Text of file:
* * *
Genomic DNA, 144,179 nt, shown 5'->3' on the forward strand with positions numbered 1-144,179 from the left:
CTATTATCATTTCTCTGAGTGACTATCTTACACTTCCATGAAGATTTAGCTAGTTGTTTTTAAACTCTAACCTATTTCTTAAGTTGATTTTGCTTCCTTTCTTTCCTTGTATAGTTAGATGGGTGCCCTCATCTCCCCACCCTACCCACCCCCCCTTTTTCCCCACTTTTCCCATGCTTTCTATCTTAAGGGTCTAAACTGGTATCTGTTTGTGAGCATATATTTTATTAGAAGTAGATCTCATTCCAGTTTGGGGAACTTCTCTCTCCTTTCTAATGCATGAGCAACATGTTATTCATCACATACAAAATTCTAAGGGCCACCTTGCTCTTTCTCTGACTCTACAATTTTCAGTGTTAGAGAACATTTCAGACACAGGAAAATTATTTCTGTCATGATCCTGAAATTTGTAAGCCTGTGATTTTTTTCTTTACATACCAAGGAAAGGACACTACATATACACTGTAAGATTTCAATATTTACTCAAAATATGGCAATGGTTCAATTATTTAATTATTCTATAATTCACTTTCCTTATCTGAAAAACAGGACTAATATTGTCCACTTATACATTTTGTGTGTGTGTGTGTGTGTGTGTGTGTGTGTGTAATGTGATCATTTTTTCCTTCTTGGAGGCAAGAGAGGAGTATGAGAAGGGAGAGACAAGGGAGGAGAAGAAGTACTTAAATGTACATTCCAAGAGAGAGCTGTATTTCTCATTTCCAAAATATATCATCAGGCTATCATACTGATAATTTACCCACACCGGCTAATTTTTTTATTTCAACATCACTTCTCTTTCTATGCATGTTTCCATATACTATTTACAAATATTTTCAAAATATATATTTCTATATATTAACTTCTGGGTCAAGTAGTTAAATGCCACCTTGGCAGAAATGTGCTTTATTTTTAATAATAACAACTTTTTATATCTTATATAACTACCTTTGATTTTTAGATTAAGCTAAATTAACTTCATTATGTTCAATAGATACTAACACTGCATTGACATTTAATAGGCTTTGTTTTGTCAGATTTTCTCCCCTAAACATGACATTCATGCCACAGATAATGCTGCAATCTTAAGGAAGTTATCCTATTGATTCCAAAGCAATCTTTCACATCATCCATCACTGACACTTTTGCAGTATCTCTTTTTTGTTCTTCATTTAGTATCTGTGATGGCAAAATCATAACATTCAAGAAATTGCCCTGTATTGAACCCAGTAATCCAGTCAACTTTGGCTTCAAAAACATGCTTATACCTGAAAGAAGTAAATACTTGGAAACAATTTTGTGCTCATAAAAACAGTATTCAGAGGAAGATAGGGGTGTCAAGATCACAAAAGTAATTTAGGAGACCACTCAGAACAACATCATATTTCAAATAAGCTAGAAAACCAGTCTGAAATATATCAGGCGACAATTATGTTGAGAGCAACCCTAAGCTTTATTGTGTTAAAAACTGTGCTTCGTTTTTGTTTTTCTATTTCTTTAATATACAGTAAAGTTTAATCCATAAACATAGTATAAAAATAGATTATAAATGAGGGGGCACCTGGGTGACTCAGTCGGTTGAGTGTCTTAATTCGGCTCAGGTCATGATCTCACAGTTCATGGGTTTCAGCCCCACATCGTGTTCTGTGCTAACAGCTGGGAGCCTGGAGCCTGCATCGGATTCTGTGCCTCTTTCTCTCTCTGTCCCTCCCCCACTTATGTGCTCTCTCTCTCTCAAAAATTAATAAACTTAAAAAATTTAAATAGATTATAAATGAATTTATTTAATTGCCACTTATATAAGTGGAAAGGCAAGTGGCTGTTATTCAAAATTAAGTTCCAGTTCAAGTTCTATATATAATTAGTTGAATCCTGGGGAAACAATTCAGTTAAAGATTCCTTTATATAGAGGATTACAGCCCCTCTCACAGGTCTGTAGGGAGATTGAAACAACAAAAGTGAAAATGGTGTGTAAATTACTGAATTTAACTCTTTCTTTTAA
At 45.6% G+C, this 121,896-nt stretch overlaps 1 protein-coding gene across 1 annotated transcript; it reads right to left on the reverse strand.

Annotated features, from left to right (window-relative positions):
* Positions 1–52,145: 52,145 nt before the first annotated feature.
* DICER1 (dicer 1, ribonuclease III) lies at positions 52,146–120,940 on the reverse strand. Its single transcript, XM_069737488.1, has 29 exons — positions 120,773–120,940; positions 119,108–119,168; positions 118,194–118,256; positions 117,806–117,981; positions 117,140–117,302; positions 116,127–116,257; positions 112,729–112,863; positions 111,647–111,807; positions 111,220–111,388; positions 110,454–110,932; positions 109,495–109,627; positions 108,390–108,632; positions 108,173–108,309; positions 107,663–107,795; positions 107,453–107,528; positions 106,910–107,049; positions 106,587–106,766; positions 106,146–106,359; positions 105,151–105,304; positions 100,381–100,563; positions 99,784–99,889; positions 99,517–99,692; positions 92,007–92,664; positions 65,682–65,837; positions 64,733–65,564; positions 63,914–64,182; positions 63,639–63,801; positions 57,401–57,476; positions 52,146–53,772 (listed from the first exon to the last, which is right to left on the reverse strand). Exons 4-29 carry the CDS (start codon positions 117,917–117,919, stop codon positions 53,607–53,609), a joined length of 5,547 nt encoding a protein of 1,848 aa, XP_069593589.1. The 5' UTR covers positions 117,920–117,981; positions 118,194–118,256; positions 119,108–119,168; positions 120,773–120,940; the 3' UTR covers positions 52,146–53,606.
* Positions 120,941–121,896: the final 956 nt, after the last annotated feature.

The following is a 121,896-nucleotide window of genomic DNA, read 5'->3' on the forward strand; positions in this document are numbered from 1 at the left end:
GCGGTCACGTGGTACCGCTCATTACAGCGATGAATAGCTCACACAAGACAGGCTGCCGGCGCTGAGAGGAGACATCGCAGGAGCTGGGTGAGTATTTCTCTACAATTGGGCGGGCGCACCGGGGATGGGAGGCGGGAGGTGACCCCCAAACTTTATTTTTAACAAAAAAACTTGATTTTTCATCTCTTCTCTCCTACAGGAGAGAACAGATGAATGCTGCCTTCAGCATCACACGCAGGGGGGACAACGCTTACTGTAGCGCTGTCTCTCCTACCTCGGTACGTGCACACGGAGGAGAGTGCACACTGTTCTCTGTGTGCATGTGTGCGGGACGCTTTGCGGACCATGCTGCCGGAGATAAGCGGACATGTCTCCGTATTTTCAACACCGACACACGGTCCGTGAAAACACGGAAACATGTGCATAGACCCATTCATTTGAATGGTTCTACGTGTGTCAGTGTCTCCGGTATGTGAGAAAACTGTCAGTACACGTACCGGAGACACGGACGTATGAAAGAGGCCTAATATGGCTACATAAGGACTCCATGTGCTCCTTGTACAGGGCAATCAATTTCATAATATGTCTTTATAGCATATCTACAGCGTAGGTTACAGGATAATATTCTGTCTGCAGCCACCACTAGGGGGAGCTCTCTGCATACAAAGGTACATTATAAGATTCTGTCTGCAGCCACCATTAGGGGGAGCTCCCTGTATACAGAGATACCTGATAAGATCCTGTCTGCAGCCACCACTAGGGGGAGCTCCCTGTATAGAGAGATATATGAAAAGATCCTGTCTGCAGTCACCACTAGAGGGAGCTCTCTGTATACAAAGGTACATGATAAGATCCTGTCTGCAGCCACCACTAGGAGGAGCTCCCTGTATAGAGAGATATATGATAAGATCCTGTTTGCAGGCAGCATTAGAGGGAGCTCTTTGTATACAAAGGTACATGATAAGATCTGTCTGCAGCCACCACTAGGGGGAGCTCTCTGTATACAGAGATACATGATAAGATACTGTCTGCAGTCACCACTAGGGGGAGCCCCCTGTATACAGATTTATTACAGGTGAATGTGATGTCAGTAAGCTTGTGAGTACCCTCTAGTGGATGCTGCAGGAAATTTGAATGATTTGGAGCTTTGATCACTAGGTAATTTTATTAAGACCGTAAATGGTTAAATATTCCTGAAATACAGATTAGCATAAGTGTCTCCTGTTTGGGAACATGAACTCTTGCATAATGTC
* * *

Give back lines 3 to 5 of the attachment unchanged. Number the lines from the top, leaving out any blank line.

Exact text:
At 45.6% G+C, this 121,896-nt stretch overlaps 1 protein-coding gene across 1 annotated transcript; it reads right to left on the reverse strand.

Annotated features, from left to right (window-relative positions):
* Positions 1–52,145: 52,145 nt before the first annotated feature.